Is there anything that dogs love more than peanut butter? One of the most essential tools of trade, this edible icebreaker has a permanent home within Dr. Ericka Carroll’s supply bag. Whether in California, Pennsylvania, or New York, this freelance consultant, relief veterinarian, and previous Veterinary Corps Officer for the U.S. Army brings more than just treats with her. To learn more about the tips and tricks she can bring to your practice, read on and send her a message!
What inspired you to become a veterinarian?
I am a curious person by nature and become bored easily. I love that as a veterinarian there are so many options within the profession, not only in terms of animals to work with, but also different career paths. I knew it was a profession that had what it takes to hold my interest long term. I also love puppies and kittens.
What roles have you had within the veterinary profession? How about outside of this industry?
I have had a few! I was a Veterinary Corps Officer in the U.S. Army, an associate in general practice, and I just completed an MBA and interned with various start-ups in the veterinary space. In addition, I was a writer for Clinician’s Brief and VetPrep, and I continue to be a freelance consultant to various start-ups in the veterinary industry.
What made you switch to relief practice?
Since I have been on the business side of the profession for a few years, I love relief as a means of keeping my clinical skills sharp. It also provides me rich, first-hand perspective to better serve my consultant clients.
What is your most memorable relief job?
I brought video streaming into one practice to allow clients to see their pets and interact with me since the practice was curbside due to COVID. The clients really enjoyed it, and it shaved a lot of time off the workflow.
How do you feel that relief practice supports the veterinary profession as a whole?
I think it really allows associates, medical directors, and clinic owners to take a much-needed break.
What are your favorite things about being a relief vet?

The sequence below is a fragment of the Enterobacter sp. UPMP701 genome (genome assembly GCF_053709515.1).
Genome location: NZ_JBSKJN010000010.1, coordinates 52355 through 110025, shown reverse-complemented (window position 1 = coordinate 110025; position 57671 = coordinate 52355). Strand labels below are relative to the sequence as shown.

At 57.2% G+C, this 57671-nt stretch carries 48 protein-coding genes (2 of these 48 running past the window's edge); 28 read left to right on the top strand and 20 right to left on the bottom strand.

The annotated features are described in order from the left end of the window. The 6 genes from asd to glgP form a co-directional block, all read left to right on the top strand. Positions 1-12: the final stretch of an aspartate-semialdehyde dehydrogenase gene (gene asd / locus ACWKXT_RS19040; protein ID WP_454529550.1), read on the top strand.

Aside from my answer above, I love that I get to help other vets take a break. Often, I fill in so that my colleagues can take a vacation, get a day off, go to a CE.
What are your least favorite things about being a relief vet?
While necessary, my least favorite part is having to adapt to different PIMS (practice information management systems)! I am also curious about how cases turn out and sometimes miss having regular follow up to learn from.
What do you look for in a practice when deciding to cover shifts for them?
I honestly try to be flexible and do not have too many deal breakers!
What supplies or equipment do you bring with you on the job?
Good shoes, stethoscope, my VIN log-on info, copies of my state and DEA licenses, a jar of peanut butter (to help warm up to my canine patients), and a bag of candy for the staff!
Have you picked up any unique practice tips while being a relief vet? These could be related medicine, workflow, practice organization, or anything really.
I cannot think of any at the moment, as I have only been at this a few months!
What advice would you give new relief vets? (Alternatively, what advice would you give someone who is thinking about being a relief vet?)
Be flexible. Know what your ”deal breakers” are, and let the smaller things go.
How has the global pandemic affected your relief practice?
I have only been a relief vet during COVID, so I do not have a pre-pandemic basis for comparison.
What states are you licensed in and/or states you are working to obtain licensure within?
CA, PA, NY
Aside from English, what language(s) do you speak?
What are your hobbies / passions outside of work?
Vegetarian cooking, running, traveling.
Anything else you’d like to share?
Not that I can think of!
To learn more or contact Dr. Ericka Carroll click here.